March 13, 2006 7:20 PM PST

Prosecutor: Debit card crime ring busted

A correction was made to this story. Read below for details.

Law enforcement officials in New Jersey have arrested 14 people in connection with a crime spree that has forced banks across the nation to replace hundreds of thousands of debit cards.

The suspects, all U.S. citizens, are accused of using stolen credit and debit card information to produce counterfeit cards that were used to make fraudulent purchases and withdrawals from card-holder accounts, Hudson County Prosecutor Edward DeFazio said. Most of the arrests were made during the past two weeks.

Some of the stolen credit card information came from the office-supply chain OfficeMax and other businesses, DeFazio told CNET News.com on Monday. "We had cooperation from the security people from many victimized businesses," he said.

Credit-card issuers Visa and MasterCard have blamed a growing number of thefts from debit-card holder accounts--in areas ranging from San Francisco to Boston--on a security breach suffered by a merchant, but they've refused to identify the company.

In the past two weeks, police conducting investigations in some of the regions hit by the fraud have discussed finding links between the victims and Itasca, Ill.-based OfficeMax, which has repeatedly denied suffering a breach. An OfficeMax representative was not immediately available for comment Monday.

Regardless of who is responsible for losing the data, the case could undermine the public's faith in debit cards, analysts say. While this isn't the first theft of debit cards, this is the first time thieves have snatched thousands of PIN codes, Gartner Research Director Avivah Litan said.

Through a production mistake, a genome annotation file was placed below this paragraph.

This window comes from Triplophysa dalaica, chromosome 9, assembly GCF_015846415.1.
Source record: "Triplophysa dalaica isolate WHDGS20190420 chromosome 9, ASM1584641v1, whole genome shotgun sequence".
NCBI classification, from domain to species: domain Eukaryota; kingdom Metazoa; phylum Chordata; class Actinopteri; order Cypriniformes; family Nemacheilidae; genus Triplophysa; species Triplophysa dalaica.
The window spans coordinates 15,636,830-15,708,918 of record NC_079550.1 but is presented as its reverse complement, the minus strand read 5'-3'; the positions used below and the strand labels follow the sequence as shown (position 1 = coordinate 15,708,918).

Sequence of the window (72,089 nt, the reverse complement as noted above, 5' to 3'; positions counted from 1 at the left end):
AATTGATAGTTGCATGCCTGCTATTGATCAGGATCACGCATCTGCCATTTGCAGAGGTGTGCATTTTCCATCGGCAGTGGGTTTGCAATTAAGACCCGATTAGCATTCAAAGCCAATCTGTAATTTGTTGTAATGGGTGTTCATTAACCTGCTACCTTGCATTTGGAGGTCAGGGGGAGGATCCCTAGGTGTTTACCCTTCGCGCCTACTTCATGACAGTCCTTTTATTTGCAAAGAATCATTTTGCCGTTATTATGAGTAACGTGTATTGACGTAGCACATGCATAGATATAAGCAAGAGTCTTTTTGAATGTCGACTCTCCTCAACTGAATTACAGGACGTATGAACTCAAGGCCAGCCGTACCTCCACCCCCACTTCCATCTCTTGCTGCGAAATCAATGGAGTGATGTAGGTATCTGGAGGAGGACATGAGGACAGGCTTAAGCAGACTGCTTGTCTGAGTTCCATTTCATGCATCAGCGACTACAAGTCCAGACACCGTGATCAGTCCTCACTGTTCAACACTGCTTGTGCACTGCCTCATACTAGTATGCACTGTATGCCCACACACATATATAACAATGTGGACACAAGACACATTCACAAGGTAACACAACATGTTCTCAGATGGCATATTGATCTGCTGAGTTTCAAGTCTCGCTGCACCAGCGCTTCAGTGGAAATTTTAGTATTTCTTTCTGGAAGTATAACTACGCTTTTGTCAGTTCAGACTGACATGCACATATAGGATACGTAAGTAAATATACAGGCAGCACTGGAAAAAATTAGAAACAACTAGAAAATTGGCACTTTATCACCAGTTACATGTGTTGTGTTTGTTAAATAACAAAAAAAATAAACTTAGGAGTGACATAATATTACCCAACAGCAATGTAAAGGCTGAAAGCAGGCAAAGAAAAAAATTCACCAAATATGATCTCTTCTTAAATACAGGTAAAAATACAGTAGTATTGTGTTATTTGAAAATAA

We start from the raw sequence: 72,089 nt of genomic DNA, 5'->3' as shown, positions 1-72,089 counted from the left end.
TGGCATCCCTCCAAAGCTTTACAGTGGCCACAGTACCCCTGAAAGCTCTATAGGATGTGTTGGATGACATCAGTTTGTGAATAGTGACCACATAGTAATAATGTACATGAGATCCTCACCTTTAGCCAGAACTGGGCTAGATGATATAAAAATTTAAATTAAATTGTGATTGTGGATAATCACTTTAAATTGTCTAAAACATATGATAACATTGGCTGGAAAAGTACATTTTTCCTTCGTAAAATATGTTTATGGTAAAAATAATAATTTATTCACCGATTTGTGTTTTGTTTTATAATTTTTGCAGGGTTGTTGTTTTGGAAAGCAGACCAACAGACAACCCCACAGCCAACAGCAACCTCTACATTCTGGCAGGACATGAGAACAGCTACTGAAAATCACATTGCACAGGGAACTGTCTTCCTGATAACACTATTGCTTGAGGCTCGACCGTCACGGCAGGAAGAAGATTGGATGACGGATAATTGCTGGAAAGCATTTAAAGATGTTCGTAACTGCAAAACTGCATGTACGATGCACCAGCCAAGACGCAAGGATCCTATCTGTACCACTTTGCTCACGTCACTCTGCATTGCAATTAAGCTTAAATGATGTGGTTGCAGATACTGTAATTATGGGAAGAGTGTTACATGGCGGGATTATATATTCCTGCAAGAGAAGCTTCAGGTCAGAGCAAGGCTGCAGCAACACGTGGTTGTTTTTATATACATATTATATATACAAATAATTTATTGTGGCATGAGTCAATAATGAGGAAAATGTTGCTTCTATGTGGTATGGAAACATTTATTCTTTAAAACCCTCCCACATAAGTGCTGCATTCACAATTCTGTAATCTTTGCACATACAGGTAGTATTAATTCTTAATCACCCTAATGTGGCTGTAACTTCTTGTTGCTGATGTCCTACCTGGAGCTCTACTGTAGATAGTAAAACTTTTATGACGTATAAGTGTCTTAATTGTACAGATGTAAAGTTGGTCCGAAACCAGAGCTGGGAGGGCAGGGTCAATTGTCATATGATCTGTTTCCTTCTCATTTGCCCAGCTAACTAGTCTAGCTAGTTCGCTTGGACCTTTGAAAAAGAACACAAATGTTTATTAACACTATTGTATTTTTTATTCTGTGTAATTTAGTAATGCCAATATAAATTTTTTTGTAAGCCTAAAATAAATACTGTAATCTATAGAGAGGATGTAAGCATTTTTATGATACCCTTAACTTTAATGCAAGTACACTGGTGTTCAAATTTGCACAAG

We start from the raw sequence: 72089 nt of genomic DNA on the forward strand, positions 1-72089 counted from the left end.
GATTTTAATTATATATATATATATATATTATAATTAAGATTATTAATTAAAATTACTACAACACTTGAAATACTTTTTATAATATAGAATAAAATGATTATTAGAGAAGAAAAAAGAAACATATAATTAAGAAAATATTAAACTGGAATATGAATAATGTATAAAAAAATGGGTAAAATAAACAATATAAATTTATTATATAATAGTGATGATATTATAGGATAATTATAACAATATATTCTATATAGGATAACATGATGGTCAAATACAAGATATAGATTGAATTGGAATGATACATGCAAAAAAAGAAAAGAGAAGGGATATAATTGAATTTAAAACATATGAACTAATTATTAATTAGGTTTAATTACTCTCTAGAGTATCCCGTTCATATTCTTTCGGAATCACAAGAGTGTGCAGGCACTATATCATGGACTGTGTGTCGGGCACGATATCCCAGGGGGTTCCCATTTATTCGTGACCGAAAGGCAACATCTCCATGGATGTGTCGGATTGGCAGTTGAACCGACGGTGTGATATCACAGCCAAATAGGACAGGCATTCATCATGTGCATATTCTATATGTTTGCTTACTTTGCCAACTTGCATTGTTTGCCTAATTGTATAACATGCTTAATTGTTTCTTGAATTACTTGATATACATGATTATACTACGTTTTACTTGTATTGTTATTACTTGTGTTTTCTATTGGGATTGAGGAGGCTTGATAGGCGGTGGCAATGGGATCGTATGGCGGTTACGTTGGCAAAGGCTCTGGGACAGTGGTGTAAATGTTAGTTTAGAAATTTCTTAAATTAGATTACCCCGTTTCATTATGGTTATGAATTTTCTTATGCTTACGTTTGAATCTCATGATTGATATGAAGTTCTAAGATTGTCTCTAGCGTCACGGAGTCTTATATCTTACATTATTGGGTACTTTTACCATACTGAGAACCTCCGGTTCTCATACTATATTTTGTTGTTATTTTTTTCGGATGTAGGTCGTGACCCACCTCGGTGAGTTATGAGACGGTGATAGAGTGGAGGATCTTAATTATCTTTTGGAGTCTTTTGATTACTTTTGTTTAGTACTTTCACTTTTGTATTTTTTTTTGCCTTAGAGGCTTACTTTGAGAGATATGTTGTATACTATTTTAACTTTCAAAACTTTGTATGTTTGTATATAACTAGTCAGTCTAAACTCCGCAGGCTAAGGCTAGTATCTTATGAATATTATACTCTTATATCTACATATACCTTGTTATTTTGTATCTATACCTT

"This is the worst hack to date," Litan said. "All the other hacks were trying to get to this hack. All the previous hacks were leading up to finding a way into your bank account. For the criminal, this is the pot of gold."

Turning credit cards into cash is time consuming and costly for crooks, Litan said. With stolen credit-card data, thieves are forced to first buy goods and then fence the merchandise in order to generate cash.

"With this kind of debit-card fraud, they can go straight to the cash," Litan said.

An informant tipped off the Hudson County Sheriff's Department to the 14 who were arrested, DeFazio said, adding that the group has ties to criminal gangs residing overseas. Victims in the United States have reported discovering unauthorized charges or withdrawals in such places as Great Britain, Pakistan, Romania and Spain.

Hudson County sheriff's deputies launched their six-month investigation last June. Working with the New York City Police Department, sheriff's deputies began making arrests in December after finding the machinery allegedly used to create fake cards in a Manhattan commercial district.

As part of their investigation, Hudson County detectives served arrest and search warrants in Georgia, Massachusetts, South Carolina and Florida, DeFazio said.

"This was a sophisticated network," he said. "These guys have been around. It looks like they figured this was a safer way to generate cash, safer than dealing drugs or other crimes."

One of the accused ring leaders, Frank Robertson, was arrested last December and has already pled guilty to several fraud counts, DeFazio said. Robertson faces up to 15 years in prison when he is sentenced, DeFazio said. At the time of his arrest, Robertson was on parole for other credit-card fraud convictions, said DeFazio.